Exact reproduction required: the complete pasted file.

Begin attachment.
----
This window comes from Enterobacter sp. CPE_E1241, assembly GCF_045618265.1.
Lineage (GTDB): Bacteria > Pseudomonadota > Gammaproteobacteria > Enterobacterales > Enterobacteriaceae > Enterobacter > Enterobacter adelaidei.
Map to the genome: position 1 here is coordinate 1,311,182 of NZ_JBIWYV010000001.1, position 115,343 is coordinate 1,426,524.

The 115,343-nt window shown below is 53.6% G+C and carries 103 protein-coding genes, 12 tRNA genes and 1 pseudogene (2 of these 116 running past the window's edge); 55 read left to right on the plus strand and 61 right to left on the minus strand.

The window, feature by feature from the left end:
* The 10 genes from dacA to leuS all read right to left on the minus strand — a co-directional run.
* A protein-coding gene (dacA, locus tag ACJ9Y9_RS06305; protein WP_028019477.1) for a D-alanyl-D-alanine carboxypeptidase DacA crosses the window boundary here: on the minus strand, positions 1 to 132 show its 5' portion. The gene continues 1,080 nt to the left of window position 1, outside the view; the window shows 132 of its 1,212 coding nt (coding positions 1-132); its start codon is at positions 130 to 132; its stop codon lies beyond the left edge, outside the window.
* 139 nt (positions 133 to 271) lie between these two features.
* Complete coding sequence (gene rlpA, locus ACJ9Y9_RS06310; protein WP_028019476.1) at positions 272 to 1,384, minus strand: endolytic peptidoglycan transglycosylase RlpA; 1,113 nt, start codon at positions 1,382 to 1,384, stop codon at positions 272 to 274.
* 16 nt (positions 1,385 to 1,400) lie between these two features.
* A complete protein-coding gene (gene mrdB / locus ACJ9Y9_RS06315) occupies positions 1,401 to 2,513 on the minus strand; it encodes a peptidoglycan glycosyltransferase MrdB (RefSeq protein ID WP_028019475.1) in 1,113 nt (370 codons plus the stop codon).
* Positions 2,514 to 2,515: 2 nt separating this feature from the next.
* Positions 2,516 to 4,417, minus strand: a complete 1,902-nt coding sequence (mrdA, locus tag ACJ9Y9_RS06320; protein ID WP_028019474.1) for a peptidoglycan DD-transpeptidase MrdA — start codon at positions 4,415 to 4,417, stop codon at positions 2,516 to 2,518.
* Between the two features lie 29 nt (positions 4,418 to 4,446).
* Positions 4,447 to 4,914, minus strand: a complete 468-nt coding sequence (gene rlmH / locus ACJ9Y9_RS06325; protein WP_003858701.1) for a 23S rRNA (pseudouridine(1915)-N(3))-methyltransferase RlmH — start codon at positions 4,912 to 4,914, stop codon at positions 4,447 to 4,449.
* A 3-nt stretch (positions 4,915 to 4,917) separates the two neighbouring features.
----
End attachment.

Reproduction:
This window comes from Enterobacter sp. CPE_E1241, assembly GCF_045618265.1.
Lineage (GTDB): Bacteria > Pseudomonadota > Gammaproteobacteria > Enterobacterales > Enterobacteriaceae > Enterobacter > Enterobacter adelaidei.
Map to the genome: position 1 here is coordinate 1,311,182 of NZ_JBIWYV010000001.1, position 115,343 is coordinate 1,426,524.

The 115,343-nt window shown below is 53.6% G+C and carries 103 protein-coding genes, 12 tRNA genes and 1 pseudogene (2 of these 116 running past the window's edge); 55 read left to right on the plus strand and 61 right to left on the minus strand.

The window, feature by feature from the left end:
* The 10 genes from dacA to leuS all read right to left on the minus strand — a co-directional run.
* A protein-coding gene (dacA, locus tag ACJ9Y9_RS06305; protein WP_028019477.1) for a D-alanyl-D-alanine carboxypeptidase DacA crosses the window boundary here: on the minus strand, positions 1 to 132 show its 5' portion. The gene continues 1,080 nt to the left of window position 1, outside the view; the window shows 132 of its 1,212 coding nt (coding positions 1-132); its start codon is at positions 130 to 132; its stop codon lies beyond the left edge, outside the window.
* 139 nt (positions 133 to 271) lie between these two features.
* Complete coding sequence (gene rlpA, locus ACJ9Y9_RS06310; protein WP_028019476.1) at positions 272 to 1,384, minus strand: endolytic peptidoglycan transglycosylase RlpA; 1,113 nt, start codon at positions 1,382 to 1,384, stop codon at positions 272 to 274.
* 16 nt (positions 1,385 to 1,400) lie between these two features.
* A complete protein-coding gene (gene mrdB / locus ACJ9Y9_RS06315) occupies positions 1,401 to 2,513 on the minus strand; it encodes a peptidoglycan glycosyltransferase MrdB (RefSeq protein ID WP_028019475.1) in 1,113 nt (370 codons plus the stop codon).
* Positions 2,514 to 2,515: 2 nt separating this feature from the next.
* Positions 2,516 to 4,417, minus strand: a complete 1,902-nt coding sequence (mrdA, locus tag ACJ9Y9_RS06320; protein ID WP_028019474.1) for a peptidoglycan DD-transpeptidase MrdA — start codon at positions 4,415 to 4,417, stop codon at positions 2,516 to 2,518.
* Between the two features lie 29 nt (positions 4,418 to 4,446).
* Positions 4,447 to 4,914, minus strand: a complete 468-nt coding sequence (gene rlmH / locus ACJ9Y9_RS06325; protein WP_003858701.1) for a 23S rRNA (pseudouridine(1915)-N(3))-methyltransferase RlmH — start codon at positions 4,912 to 4,914, stop codon at positions 4,447 to 4,449.
* A 3-nt stretch (positions 4,915 to 4,917) separates the two neighbouring features.